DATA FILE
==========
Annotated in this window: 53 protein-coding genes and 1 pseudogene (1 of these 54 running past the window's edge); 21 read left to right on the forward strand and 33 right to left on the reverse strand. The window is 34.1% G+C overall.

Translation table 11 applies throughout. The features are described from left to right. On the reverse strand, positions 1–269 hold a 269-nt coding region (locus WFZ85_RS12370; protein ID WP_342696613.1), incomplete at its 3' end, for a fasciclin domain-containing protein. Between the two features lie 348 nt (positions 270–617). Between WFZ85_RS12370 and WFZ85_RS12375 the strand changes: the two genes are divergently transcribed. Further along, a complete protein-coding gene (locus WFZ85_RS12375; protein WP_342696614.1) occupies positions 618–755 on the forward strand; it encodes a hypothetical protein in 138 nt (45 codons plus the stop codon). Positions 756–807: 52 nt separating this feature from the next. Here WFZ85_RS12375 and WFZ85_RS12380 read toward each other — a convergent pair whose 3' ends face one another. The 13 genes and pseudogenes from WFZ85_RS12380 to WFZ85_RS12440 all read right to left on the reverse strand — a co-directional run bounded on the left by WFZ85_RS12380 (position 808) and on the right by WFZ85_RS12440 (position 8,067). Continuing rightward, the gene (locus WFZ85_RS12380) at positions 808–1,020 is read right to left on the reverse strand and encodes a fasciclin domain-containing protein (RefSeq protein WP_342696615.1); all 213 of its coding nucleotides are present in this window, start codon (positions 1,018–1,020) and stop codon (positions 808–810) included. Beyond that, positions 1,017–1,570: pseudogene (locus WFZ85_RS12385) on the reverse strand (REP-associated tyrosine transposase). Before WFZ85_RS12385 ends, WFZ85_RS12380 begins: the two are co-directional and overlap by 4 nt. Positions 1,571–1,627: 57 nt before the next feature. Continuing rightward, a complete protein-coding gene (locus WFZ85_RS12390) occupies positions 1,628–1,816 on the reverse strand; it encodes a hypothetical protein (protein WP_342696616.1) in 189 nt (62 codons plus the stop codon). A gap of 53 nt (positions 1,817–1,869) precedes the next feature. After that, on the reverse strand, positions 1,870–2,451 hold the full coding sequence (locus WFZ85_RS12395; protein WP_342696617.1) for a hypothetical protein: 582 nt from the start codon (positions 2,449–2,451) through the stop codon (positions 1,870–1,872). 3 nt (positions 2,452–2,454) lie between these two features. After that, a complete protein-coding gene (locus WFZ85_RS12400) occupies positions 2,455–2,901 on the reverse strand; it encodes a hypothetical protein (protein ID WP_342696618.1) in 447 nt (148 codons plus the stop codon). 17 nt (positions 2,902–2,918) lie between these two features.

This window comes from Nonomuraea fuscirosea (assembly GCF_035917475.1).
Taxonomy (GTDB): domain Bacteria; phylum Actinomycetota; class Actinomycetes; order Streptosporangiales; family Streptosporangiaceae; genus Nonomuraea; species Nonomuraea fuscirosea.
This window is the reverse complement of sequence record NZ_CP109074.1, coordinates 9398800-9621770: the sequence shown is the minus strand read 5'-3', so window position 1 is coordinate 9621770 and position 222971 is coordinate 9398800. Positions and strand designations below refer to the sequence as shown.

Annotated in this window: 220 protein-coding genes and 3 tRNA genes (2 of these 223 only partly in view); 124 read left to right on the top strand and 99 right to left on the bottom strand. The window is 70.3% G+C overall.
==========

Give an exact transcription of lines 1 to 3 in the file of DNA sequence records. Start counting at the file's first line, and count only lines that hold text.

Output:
Annotated in this window: 53 protein-coding genes and 1 pseudogene (1 of these 54 running past the window's edge); 21 read left to right on the forward strand and 33 right to left on the reverse strand. The window is 34.1% G+C overall.

Translation table 11 applies throughout. The features are described from left to right. On the reverse strand, positions 1–269 hold a 269-nt coding region (locus WFZ85_RS12370; protein ID WP_342696613.1), incomplete at its 3' end, for a fasciclin domain-containing protein. Between the two features lie 348 nt (positions 270–617). Between WFZ85_RS12370 and WFZ85_RS12375 the strand changes: the two genes are divergently transcribed. Further along, a complete protein-coding gene (locus WFZ85_RS12375; protein WP_342696614.1) occupies positions 618–755 on the forward strand; it encodes a hypothetical protein in 138 nt (45 codons plus the stop codon). Positions 756–807: 52 nt separating this feature from the next. Here WFZ85_RS12375 and WFZ85_RS12380 read toward each other — a convergent pair whose 3' ends face one another. The 13 genes and pseudogenes from WFZ85_RS12380 to WFZ85_RS12440 all read right to left on the reverse strand — a co-directional run bounded on the left by WFZ85_RS12380 (position 808) and on the right by WFZ85_RS12440 (position 8,067). Continuing rightward, the gene (locus WFZ85_RS12380) at positions 808–1,020 is read right to left on the reverse strand and encodes a fasciclin domain-containing protein (RefSeq protein WP_342696615.1); all 213 of its coding nucleotides are present in this window, start codon (positions 1,018–1,020) and stop codon (positions 808–810) included. Beyond that, positions 1,017–1,570: pseudogene (locus WFZ85_RS12385) on the reverse strand (REP-associated tyrosine transposase). Before WFZ85_RS12385 ends, WFZ85_RS12380 begins: the two are co-directional and overlap by 4 nt. Positions 1,571–1,627: 57 nt before the next feature. Continuing rightward, a complete protein-coding gene (locus WFZ85_RS12390) occupies positions 1,628–1,816 on the reverse strand; it encodes a hypothetical protein (protein WP_342696616.1) in 189 nt (62 codons plus the stop codon). A gap of 53 nt (positions 1,817–1,869) precedes the next feature. After that, on the reverse strand, positions 1,870–2,451 hold the full coding sequence (locus WFZ85_RS12395; protein WP_342696617.1) for a hypothetical protein: 582 nt from the start codon (positions 2,449–2,451) through the stop codon (positions 1,870–1,872). 3 nt (positions 2,452–2,454) lie between these two features. After that, a complete protein-coding gene (locus WFZ85_RS12400) occupies positions 2,455–2,901 on the reverse strand; it encodes a hypothetical protein (protein ID WP_342696618.1) in 447 nt (148 codons plus the stop codon). 17 nt (positions 2,902–2,918) lie between these two features.

This window comes from Nonomuraea fuscirosea (assembly GCF_035917475.1).